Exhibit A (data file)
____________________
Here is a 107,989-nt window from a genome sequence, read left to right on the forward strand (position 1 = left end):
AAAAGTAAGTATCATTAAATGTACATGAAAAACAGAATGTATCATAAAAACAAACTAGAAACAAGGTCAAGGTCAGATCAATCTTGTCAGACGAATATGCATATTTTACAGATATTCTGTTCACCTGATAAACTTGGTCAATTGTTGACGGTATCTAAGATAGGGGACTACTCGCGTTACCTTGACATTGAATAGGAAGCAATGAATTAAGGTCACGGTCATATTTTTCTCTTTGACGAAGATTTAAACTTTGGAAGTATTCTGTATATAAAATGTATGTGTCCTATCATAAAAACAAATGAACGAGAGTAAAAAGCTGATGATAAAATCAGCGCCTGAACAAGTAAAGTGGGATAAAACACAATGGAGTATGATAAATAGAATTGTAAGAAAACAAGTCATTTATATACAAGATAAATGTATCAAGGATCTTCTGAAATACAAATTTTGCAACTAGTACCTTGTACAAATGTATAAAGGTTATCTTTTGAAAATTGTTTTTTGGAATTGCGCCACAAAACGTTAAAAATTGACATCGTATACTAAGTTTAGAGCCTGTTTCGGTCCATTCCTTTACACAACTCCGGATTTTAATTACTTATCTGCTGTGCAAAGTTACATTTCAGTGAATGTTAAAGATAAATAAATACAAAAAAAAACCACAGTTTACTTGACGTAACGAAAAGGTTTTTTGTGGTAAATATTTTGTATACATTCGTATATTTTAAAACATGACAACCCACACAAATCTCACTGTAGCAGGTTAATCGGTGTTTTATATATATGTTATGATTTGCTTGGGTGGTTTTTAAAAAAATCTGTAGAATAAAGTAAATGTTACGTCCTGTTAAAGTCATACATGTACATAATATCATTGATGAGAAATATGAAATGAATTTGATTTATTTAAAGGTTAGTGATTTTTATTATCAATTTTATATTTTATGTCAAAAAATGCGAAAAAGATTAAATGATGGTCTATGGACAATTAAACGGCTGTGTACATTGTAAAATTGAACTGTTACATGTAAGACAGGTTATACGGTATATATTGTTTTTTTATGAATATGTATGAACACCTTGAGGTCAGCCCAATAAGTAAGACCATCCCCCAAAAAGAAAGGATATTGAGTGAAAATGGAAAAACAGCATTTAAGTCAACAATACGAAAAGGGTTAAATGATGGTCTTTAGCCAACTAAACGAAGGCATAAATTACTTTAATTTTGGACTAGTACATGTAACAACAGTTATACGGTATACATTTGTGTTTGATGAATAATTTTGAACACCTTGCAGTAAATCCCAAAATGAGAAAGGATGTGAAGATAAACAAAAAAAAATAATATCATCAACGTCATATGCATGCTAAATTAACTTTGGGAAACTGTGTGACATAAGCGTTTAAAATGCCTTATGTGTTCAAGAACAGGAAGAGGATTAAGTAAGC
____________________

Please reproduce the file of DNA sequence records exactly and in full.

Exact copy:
Here is a 107,989-nt window from a genome sequence, read left to right on the forward strand (position 1 = left end):
AAAAGTAAGTATCATTAAATGTACATGAAAAACAGAATGTATCATAAAAACAAACTAGAAACAAGGTCAAGGTCAGATCAATCTTGTCAGACGAATATGCATATTTTACAGATATTCTGTTCACCTGATAAACTTGGTCAATTGTTGACGGTATCTAAGATAGGGGACTACTCGCGTTACCTTGACATTGAATAGGAAGCAATGAATTAAGGTCACGGTCATATTTTTCTCTTTGACGAAGATTTAAACTTTGGAAGTATTCTGTATATAAAATGTATGTGTCCTATCATAAAAACAAATGAACGAGAGTAAAAAGCTGATGATAAAATCAGCGCCTGAACAAGTAAAGTGGGATAAAACACAATGGAGTATGATAAATAGAATTGTAAGAAAACAAGTCATTTATATACAAGATAAATGTATCAAGGATCTTCTGAAATACAAATTTTGCAACTAGTACCTTGTACAAATGTATAAAGGTTATCTTTTGAAAATTGTTTTTTGGAATTGCGCCACAAAACGTTAAAAATTGACATCGTATACTAAGTTTAGAGCCTGTTTCGGTCCATTCCTTTACACAACTCCGGATTTTAATTACTTATCTGCTGTGCAAAGTTACATTTCAGTGAATGTTAAAGATAAATAAATACAAAAAAAAACCACAGTTTACTTGACGTAACGAAAAGGTTTTTTGTGGTAAATATTTTGTATACATTCGTATATTTTAAAACATGACAACCCACACAAATCTCACTGTAGCAGGTTAATCGGTGTTTTATATATATGTTATGATTTGCTTGGGTGGTTTTTAAAAAAATCTGTAGAATAAAGTAAATGTTACGTCCTGTTAAAGTCATACATGTACATAATATCATTGATGAGAAATATGAAATGAATTTGATTTATTTAAAGGTTAGTGATTTTTATTATCAATTTTATATTTTATGTCAAAAAATGCGAAAAAGATTAAATGATGGTCTATGGACAATTAAACGGCTGTGTACATTGTAAAATTGAACTGTTACATGTAAGACAGGTTATACGGTATATATTGTTTTTTTATGAATATGTATGAACACCTTGAGGTCAGCCCAATAAGTAAGACCATCCCCCAAAAAGAAAGGATATTGAGTGAAAATGGAAAAACAGCATTTAAGTCAACAATACGAAAAGGGTTAAATGATGGTCTTTAGCCAACTAAACGAAGGCATAAATTACTTTAATTTTGGACTAGTACATGTAACAACAGTTATACGGTATACATTTGTGTTTGATGAATAATTTTGAACACCTTGCAGTAAATCCCAAAATGAGAAAGGATGTGAAGATAAACAAAAAAAAATAATATCATCAACGTCATATGCATGCTAAATTAACTTTGGGAAACTGTGTGACATAAGCGTTTAAAATGCCTTATGTGTTCAAGAACAGGAAGAGGATTAAGTAAGC